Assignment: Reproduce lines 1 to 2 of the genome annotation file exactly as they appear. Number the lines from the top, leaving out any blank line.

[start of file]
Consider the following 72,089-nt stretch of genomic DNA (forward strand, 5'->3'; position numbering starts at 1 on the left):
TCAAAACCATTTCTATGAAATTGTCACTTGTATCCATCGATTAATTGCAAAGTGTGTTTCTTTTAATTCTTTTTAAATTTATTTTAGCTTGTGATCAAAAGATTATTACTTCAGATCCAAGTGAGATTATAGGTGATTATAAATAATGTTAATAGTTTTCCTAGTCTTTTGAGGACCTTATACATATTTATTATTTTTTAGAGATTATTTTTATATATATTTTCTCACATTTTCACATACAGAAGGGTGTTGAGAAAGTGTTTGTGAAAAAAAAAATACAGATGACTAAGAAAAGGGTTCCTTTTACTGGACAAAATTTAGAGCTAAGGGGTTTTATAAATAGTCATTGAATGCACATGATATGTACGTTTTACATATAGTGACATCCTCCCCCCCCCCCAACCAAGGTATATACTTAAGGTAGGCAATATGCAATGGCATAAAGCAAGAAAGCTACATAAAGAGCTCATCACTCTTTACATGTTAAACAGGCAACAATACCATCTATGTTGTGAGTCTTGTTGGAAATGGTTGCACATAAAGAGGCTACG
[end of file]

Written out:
Consider the following 72,089-nt stretch of genomic DNA (forward strand, 5'->3'; position numbering starts at 1 on the left):
TCAAAACCATTTCTATGAAATTGTCACTTGTATCCATCGATTAATTGCAAAGTGTGTTTCTTTTAATTCTTTTTAAATTTATTTTAGCTTGTGATCAAAAGATTATTACTTCAGATCCAAGTGAGATTATAGGTGATTATAAATAATGTTAATAGTTTTCCTAGTCTTTTGAGGACCTTATACATATTTATTATTTTTTAGAGATTATTTTTATATATATTTTCTCACATTTTCACATACAGAAGGGTGTTGAGAAAGTGTTTGTGAAAAAAAAAATACAGATGACTAAGAAAAGGGTTCCTTTTACTGGACAAAATTTAGAGCTAAGGGGTTTTATAAATAGTCATTGAATGCACATGATATGTACGTTTTACATATAGTGACATCCTCCCCCCCCCCCAACCAAGGTATATACTTAAGGTAGGCAATATGCAATGGCATAAAGCAAGAAAGCTACATAAAGAGCTCATCACTCTTTACATGTTAAACAGGCAACAATACCATCTATGTTGTGAGTCTTGTTGGAAATGGTTGCACATAAAGAGGCTACG